Netflix hits fourth-quarter subscriber record, fueled by ‘The Crown’ and ‘The Killer’

By Dawn Chmielewski

(Reuters) -Netflix on Tuesday blew past Wall Street subscriber estimates in the fourth quarter, driven by a strong slate of shows that included the final season of the long-running royal drama “The Crown” and David Fincher’s original film, “The Killer.”

The company reported it added 13.1 million subscribers in the December quarter, its largest-ever fourth-quarter subscriber growth, handily exceeding projected gains of 8.97 million. That brings the total number of subscribers to 260 million.

Netflix shares were up 8.3% in after-hours trading. The stock gained 65% during 2023.

“It is becoming increasingly clear that Netflix has won the ‘streaming wars,'” wrote Bank of America media analyst Jessica Reif Ehrlich.

The company reported per-share earnings of $2.11, falling short of consensus estimates of $2.22 per share. Netflix said the per-share earnings were impacted by a $239 million noncash loss related to currency exchange rates.

Revenue rose to $8.8 billion, topping forecasts and the company’s own guidance of $8.7 billion in the quarter.

The streaming giant said it expects healthy double-digit revenue growth for full-year 2024, as it continues to add members and invest in its advertising business. Netflix said advertising is not yet a primary driver of revenue growth, but it aims for that to change by 2025.

The company credited gains to the strength of its intellectual property, including “Squid Game: The Challenge,” a reality show based on its most-watched TV series, new original series such as “All the Light We Cannot See,” feature films like Zack Snyder’s “Rebel Moon: A Child of Fire,” and non-English-language programming, including the third season of “Lupin” from France.

It also cited strong demand for licensed titles such as “Young Sheldon.” Co-CEO Ted Sarandos said Netflix has a “rich history” of breaking some of television’s biggest hits, including “Breaking Bad,” “The Walking Dead,” “Schitt’s Creek,” and more recently, “Suits.”

“I am thrilled that the studios are more open to licensing again, and I’m thrilled to tell them that we are open for business,” Sarandos said during Netflix’s investor livestream.

Bank of America’s Ehrlich wrote that Netflix is a beneficiary of changing market dynamics, which are forcing media companies to re-evaluate their strategy of retaining movies and television series exclusively for their own streaming services. She called this a “win-win” proposition, which allows Netflix to reduce its investment in higher-risk original production, even as these licensing deals provide other media companies with much-needed revenue.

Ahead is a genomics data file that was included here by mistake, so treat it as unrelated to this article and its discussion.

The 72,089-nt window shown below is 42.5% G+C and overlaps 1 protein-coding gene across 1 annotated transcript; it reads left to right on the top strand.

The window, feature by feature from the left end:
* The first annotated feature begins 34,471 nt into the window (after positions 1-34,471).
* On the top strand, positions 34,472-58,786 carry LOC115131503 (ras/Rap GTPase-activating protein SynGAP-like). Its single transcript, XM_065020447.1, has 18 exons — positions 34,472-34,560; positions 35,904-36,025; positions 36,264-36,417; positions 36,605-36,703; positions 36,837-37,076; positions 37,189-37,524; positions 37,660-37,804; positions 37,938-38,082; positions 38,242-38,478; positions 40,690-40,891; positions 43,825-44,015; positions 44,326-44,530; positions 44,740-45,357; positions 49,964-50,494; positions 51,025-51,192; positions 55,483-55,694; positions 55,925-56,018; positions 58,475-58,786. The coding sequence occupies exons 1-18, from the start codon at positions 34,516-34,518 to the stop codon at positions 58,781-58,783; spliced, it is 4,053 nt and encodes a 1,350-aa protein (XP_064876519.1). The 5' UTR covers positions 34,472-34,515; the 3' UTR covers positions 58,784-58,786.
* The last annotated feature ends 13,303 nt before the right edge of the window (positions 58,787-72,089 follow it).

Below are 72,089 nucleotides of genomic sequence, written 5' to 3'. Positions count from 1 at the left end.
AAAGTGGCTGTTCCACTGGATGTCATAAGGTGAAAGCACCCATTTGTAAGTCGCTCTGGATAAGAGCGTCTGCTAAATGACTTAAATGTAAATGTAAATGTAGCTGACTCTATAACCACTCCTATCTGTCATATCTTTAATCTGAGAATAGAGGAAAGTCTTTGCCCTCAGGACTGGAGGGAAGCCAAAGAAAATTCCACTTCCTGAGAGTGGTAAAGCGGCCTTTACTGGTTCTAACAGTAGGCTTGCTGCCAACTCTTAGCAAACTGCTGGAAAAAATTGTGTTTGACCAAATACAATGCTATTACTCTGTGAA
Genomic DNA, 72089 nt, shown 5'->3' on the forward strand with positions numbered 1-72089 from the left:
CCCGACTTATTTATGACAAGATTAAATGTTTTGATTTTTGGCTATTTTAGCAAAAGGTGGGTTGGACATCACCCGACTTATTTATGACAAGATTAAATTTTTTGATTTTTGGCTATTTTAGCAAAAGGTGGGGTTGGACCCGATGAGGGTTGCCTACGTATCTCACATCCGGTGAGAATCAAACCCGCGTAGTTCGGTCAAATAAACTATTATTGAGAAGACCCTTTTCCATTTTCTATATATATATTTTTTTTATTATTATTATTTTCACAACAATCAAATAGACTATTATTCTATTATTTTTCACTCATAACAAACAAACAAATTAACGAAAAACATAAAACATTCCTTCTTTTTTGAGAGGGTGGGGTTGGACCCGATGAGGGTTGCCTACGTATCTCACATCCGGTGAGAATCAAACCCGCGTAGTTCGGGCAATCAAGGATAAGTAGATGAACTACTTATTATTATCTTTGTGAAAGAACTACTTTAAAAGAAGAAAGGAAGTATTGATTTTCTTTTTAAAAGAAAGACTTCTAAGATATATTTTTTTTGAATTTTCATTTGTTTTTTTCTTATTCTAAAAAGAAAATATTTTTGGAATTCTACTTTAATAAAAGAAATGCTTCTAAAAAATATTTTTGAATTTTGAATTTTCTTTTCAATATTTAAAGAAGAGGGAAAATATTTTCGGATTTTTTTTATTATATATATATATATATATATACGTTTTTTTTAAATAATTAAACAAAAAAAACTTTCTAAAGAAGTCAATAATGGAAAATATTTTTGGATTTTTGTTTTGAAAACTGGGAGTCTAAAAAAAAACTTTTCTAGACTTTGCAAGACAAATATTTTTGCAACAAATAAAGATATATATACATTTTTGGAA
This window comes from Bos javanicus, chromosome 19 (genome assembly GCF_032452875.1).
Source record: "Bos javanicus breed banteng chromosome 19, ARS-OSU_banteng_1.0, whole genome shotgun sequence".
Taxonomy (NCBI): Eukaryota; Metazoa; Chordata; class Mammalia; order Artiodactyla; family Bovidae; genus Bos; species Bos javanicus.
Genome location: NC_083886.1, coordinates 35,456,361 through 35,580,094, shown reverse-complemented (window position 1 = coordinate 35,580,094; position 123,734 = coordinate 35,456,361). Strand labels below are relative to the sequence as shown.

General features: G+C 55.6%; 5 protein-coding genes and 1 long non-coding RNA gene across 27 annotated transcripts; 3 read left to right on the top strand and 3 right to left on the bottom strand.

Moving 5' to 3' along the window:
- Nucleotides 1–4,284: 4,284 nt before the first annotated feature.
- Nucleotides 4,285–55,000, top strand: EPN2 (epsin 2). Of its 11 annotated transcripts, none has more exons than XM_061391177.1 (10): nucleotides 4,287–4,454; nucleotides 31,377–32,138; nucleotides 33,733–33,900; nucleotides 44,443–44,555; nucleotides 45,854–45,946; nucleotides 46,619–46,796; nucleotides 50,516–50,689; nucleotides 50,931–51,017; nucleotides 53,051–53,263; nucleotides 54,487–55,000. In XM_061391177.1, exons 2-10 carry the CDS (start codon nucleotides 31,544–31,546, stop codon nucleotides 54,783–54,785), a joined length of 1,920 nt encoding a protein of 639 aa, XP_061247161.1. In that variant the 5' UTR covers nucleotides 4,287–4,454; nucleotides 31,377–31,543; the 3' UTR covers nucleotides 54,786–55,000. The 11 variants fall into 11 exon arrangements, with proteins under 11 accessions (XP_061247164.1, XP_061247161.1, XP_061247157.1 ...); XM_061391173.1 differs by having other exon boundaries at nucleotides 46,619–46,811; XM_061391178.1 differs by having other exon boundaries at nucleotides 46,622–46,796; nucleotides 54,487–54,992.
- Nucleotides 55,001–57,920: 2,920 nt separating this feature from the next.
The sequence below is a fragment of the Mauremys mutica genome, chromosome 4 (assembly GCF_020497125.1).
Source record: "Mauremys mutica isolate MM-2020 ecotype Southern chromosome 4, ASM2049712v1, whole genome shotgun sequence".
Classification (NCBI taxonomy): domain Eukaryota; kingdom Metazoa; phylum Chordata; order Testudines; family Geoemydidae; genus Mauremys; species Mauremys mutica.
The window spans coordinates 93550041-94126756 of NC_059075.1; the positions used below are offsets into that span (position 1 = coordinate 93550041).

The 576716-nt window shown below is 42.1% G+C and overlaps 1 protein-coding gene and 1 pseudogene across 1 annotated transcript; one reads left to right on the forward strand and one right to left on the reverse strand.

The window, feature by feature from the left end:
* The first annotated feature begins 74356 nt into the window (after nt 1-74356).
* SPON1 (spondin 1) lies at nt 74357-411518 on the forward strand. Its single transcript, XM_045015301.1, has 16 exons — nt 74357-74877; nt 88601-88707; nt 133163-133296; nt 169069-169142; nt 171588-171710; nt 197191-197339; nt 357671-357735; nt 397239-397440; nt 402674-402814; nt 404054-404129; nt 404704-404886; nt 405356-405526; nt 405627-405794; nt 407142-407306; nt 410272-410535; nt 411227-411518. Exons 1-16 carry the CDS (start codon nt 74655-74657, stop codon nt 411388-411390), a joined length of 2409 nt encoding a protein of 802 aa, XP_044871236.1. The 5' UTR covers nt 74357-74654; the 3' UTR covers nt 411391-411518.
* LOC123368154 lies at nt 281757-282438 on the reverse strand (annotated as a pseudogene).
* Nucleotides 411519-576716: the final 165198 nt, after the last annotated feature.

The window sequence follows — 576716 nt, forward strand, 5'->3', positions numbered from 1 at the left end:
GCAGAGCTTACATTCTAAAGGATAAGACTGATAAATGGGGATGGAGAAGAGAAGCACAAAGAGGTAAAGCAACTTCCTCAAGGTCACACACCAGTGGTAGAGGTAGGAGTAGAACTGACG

Netflix said it sees growth opportunity if it continues to improve its programming slate and makes inroads in new areas like advertising and games. While the games business is still in its early days, the company said engagement has tripled.

Chief Financial Officer Spencer Neumann said Netflix plans to increase spending on content, coming out of last year’s dual Hollywood strikes. He anticipates the streamer would invest as much as $17 billion this year, but added, “we want to do it in a smart, judicious, responsible way.”

The company said it continues to invest in and experiment with live programming. Earlier on Tuesday, Netflix and TKO Group Holdings announced a more than $5 billion deal to bring World Wrestling Entertainment’s “Raw” and some other programming exclusively on the streaming service in January 2025.

“For decades, the WWE has grown this multigenerational fan base that we believe we could serve and we can grow,” Sarandos said. “We believe that WWE has been historically under-distributed outside of North America. And this is a global deal. So we can help them, and they can help us build that fandom around the world.”

Third Bridge analyst Jamie Lumley said the WWE deal demonstrates how Netflix continues to diversify its content strategy.

“This is the company’s largest move into live programming yet and will bring a large volume of content to the platform each year,” said Lumley.

Netflix also touted its first stage production, “Stranger Things: The First Shadow,” based on its hit series.

(Reporting by Dawn Chmielewski in Los AngelesAdditional reporting by Yuvraj Malik in BengaluruEditing by Kenneth Li, Sayantani Ghosh and Matthew Lewis)